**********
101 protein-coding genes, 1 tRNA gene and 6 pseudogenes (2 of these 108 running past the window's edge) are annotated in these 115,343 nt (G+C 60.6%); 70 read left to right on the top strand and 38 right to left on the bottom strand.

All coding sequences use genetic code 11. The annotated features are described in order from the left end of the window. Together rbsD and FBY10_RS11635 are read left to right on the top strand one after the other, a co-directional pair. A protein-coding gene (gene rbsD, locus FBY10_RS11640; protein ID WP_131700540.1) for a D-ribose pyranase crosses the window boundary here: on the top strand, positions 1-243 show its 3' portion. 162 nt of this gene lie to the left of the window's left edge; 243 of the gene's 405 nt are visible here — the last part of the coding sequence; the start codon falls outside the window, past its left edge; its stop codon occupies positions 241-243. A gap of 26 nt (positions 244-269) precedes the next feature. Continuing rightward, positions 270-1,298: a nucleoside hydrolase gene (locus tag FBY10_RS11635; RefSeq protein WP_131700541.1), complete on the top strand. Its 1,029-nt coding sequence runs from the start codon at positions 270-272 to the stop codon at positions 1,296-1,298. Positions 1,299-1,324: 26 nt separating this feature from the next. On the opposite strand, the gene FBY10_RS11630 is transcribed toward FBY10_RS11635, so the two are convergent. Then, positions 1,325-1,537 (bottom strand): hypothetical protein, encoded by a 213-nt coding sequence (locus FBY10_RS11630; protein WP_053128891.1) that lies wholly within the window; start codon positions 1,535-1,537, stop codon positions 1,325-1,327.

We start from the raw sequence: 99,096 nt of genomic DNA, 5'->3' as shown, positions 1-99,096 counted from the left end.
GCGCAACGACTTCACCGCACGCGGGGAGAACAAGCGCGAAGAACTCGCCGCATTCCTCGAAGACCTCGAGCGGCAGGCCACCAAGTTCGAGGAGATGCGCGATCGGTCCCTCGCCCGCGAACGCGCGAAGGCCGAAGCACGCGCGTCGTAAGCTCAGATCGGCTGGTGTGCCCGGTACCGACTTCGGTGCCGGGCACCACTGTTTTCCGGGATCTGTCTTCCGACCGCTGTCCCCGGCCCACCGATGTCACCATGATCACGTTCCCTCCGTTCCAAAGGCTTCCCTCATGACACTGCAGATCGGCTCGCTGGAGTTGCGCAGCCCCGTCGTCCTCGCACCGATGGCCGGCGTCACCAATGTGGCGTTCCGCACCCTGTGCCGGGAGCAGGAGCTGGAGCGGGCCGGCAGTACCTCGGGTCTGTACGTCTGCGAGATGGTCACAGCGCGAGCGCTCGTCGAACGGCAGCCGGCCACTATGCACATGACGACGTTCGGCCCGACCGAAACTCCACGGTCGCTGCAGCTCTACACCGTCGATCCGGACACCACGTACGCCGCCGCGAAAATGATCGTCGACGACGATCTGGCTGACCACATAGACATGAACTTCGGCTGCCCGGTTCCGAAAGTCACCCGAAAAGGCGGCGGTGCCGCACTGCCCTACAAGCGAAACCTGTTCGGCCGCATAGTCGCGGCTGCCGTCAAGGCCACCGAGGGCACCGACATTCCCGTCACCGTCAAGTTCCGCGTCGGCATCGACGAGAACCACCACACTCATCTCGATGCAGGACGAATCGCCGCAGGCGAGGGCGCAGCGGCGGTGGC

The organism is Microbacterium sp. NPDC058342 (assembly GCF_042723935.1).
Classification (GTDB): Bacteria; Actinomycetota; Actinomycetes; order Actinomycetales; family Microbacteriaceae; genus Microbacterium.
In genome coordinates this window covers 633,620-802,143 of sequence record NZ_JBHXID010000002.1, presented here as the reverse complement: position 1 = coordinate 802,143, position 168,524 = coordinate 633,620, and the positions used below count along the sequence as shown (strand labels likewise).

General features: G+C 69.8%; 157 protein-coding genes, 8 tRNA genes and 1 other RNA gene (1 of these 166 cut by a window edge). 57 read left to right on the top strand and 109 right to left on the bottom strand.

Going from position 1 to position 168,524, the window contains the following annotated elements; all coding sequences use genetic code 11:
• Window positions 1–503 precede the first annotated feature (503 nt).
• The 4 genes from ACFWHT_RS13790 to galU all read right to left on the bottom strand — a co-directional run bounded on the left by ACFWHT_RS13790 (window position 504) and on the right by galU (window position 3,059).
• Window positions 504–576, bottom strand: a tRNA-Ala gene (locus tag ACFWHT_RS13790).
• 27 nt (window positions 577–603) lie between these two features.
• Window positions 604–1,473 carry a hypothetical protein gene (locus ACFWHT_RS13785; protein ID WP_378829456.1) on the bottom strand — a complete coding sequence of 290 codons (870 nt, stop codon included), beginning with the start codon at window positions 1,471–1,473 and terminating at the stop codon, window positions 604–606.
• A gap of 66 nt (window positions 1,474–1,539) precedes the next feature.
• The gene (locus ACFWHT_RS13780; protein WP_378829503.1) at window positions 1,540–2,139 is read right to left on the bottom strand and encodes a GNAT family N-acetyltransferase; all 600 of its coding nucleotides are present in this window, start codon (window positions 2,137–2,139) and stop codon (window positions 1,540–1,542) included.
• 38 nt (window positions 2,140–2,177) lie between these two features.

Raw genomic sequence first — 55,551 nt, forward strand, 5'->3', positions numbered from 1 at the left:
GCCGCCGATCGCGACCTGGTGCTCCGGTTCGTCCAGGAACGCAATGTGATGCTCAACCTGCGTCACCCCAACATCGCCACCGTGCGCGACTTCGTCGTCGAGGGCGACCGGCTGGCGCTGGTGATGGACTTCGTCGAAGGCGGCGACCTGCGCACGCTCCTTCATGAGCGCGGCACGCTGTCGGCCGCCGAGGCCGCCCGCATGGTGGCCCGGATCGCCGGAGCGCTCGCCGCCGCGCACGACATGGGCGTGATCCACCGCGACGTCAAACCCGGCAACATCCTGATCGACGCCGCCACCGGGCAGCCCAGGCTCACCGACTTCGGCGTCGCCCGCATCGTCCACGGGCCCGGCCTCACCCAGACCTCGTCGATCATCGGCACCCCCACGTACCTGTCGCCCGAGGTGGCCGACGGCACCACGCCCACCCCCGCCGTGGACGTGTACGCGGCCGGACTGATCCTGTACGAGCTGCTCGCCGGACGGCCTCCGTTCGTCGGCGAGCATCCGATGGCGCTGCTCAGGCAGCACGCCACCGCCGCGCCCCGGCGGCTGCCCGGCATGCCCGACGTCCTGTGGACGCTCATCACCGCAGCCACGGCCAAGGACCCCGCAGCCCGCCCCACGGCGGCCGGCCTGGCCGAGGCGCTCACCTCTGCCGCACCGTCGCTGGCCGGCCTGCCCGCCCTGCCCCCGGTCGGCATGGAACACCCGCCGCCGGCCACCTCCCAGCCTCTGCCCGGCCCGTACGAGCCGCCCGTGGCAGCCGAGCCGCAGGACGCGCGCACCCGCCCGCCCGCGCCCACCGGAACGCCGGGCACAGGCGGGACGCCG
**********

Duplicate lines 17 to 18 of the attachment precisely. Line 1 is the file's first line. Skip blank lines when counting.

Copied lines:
• 38 nt (window positions 2,140–2,177) lie between these two features.

Raw genomic sequence first — 55,551 nt, forward strand, 5'->3', positions numbered from 1 at the left: